Few political processes are more important or consequential than that of defining or drawing districts for legislative bodies. Whoever controls where district lines are drawn wields immense power to determine voters’ choices at the polls, election outcomes and whose interests are more or less effectively represented in our legislative bodies. Little wonder then that legislative districting is an issue of great concern to the League of Women Voters and all citizens interested in open, fair and effective representative government. The U.S. Constitution gives the power to regulate the time, place and manner of Congressional elections to the individual state legislatures. The Indiana Constitution, as is true of most states, gives the power and responsibility to define the state’s legislative and congressional districts to the General Assembly. Thus, not only does the state legislature define districts for congressional elections, but it also determines the make up of its own members’ districts. For more than two centuries, members of state legislatures, the legislative political parties and other special interests have used the districting process to advance their own political objectives. Incumbent legislators want districts they can win. The majority party in a legislative chamber wants to maintain its dominance by drawing districts to its advantage. Special interests, if they are powerful in the state, try to protect themselves by influencing the districting process.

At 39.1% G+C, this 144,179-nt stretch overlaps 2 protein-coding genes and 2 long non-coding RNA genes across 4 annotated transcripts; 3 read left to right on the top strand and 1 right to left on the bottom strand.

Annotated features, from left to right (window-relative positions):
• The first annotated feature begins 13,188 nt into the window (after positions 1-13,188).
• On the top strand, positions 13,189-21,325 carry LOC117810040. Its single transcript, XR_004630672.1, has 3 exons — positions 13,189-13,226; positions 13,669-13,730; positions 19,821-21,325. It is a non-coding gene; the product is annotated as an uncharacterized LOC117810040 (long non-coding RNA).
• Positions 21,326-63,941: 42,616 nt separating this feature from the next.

Indiana provides an excellent example of how this districting process works and the threats to open, fair and effective representative democracy it poses. Redistricting in Indiana has been hotly contested throughout its 199 years as a state. As a strongly competitive two-party state through much of its history, whichever party controlled the legislature at the time of constitutionally mandated redistricting had strong incentive to use the districting process maintain itself in power.
The political significance of redistricting in Indiana could be seen between 1923 and 1963, when, for 40 years, the General Assembly failed to redistrict, in clear violation of the state constitutional requirement that it do so every six years. Over the 40 years following the 1921 redistricting, a process controlled by Republican majorities in the General Assembly and influenced by rural constituencies, the state population shifted significantly from rural to urban places. But rural interests, even though they came to represent a minority of the state population, retained dominance in the General Assembly under the 1921 district plan. They used their legislative majority to prevent adoption of a plan that would shift power to the urban areas where the population majority resided.
Full Article: Redistricting under review – journalreview.com: Opinion.